The Life of Pablo: His bicycle and the generosity of the human spirit

Dr2 0630

Pablo Sanders Jr. loved riding bicycles. He saw a stranger on a bike and struck up a conversation about her passions. It turned her day around.

The next day, Pablo encountered a different cylcist.

“Hey friend!” he yells out, and rides up to greet him. They discuss the unusual qualities of their bike frames. This leads to longer discussions of their passions, the mysteries of the ocean, the cosmos, and hip hop. The new friend is amazed at how genuinely passionate the remarkable man is. They lose track of time and bike until sunset. While watching the sun descend behind the skyline, they discuss what it means to live for one’s own future.

Soon enough, all the cyclists start meeting at the spot where they met the remarkable man. The gatherings turn into adventures. The adventures, into the community. Community, into progression. The remarkable man, though he would never consider himself as such, brings beer, plays music, shares thoughts, gives hugs, asks opinions, provides resources. Secretly, for those in need, he runs errands and grieves alongside them. He protects others, provides shelter, listens intently and above all, shows grace. These new friends instantly feel like old friends; some can’t even remember how they met. Cast on by the remarkable man, they weave a new network using a new language. 

One day, the remarkable man goes to the same spot where he always meets his friends, but instead of a few, it’s everyone he’s ever met. Some are crying, some holding onto each other, some just staring into the sky. He notices stickers and t-shirts with his face on them. He walks through the crowd giving bear hugs. He gets them all laughing and encourages them to dream. A gust of wind and flock of birds deepens his presence. His name blows on a banner above a bike. He reminds people of next Sunday, next Monday, next Friday. His name is still on Facebook invites and inscribed on calendars. 

Sanders Jr. would’ve celebrated his 32nd birthday on June 5th. He was that friend you unsuccessfully shamed on social media for carrying on, even during lockdown. You’d see him up to the same shenanigans the next day if you followed his extensively documented life via Facebook or his Instagram stories.

We all remember seeing a number of posts from Sanders Jr. at his favorite place, Buzzard Beach. It was the place I had my first legal drink with my siblings, the place he jokingly called home. If you were out driving, trying to feel a semblance of normalcy after spending seventy days in quarantine, you might catch the familiar sight of Pablo’s white Serrota (his second favorite bike next to the orange and blue beast of a mountain bike he bought two weeks before his accident) head down, shoulders rounded, and hunched over his handlebars as he fought his way up Kansas City’s hills.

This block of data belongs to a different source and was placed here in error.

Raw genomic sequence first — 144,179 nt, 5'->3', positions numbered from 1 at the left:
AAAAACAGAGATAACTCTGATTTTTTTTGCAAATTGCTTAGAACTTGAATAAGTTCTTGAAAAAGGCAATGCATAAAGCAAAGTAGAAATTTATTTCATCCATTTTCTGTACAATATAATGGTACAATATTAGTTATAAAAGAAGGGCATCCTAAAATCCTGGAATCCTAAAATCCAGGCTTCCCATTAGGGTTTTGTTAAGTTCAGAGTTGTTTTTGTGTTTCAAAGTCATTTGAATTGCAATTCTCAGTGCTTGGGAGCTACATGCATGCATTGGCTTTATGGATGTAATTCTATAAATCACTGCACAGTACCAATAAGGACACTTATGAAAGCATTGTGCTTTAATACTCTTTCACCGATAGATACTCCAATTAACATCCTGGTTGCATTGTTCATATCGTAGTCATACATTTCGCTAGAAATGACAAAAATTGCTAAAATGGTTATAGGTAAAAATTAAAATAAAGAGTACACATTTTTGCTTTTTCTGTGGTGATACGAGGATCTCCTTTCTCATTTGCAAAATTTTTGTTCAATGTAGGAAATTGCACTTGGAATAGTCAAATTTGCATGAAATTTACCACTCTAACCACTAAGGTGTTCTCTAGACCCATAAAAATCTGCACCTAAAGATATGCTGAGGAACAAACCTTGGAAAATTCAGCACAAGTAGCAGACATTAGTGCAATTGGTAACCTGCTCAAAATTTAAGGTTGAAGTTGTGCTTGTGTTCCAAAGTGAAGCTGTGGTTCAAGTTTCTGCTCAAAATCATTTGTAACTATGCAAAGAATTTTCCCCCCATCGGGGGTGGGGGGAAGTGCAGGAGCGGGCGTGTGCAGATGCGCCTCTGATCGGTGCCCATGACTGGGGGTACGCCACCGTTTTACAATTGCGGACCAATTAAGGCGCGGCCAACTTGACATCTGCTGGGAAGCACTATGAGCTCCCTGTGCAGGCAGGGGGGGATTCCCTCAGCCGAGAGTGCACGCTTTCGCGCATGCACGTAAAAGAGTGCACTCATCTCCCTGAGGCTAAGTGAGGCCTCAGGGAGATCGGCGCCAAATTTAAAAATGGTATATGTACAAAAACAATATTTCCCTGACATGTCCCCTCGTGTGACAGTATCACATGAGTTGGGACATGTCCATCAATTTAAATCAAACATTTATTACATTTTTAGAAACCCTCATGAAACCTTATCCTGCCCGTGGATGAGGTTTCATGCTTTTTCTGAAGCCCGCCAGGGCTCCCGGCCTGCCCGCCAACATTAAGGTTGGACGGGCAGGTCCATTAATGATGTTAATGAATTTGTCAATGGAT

Sanders Jr. would still make house calls to his friends. He would still show up to work in clip in biking shoes, covered in a sheen of sweat, his t-shirt sticking to his back, and a pair of homemade cut offs on his legs. He would still be riding around with his Chrome backpack stuffed with a brew or two, heading to The Scout to catch up with friends at sunset, and trying to coax me out to meet another massive group of bike friends whose names I’d inevitably forget.

We’d catch up and he’d tell me about his most recent ride. He would ask me how the folks are as he sips his beer and peers out at the cityscape. He might shrug off my questions — the sort of questions you’d expect your mother to ask you if she hadn’t seen you in a few days. As the night would go on and the mosquitoes would come out in droves, I would give into the urge to get home and to my dog. Pablo would turn to me and  say, “Love you, dude.” In the cover of darkness and watch me walk off to my car.

What Sanders Jr. never realized is that by living his life so freely, courageously, and passionately, he created space for others to do the same. This was apparent at his funeral, which occurred during the harshest winter conditions Kansas City saw all year. The service was standing-room only, and afterwards we took turns pushing each other’s cars out of the snow. At the burial site, we sometimes swapped a distressed car out for its driver and drove through the windy roads as family. I have seen this same familial support at protests in Kansas City recently. His very way of life defied order and oppression, and his network spanned across generations, races, and abilities. We need to remember and honor his spirit now more than ever as we raise together in solidarity with our black family.

I also urge his friends that are now friends of mine, and our family, and those who have been an unbelievable pillar of support – when you think of what Pablo would do, be careful and watch out for one another. In 2018, the number of US cyclist fatalities was 857, the highest number in the last 30 years. In 2019, 14 pedestrians and cyclists in Kansas City lost their lives. 

Here’s to spending your next birthday out of lockdown, surrounded by our friends and family, all having a drink in your honor. Until the next time we can get a shot of Jameson and a PBR together. 

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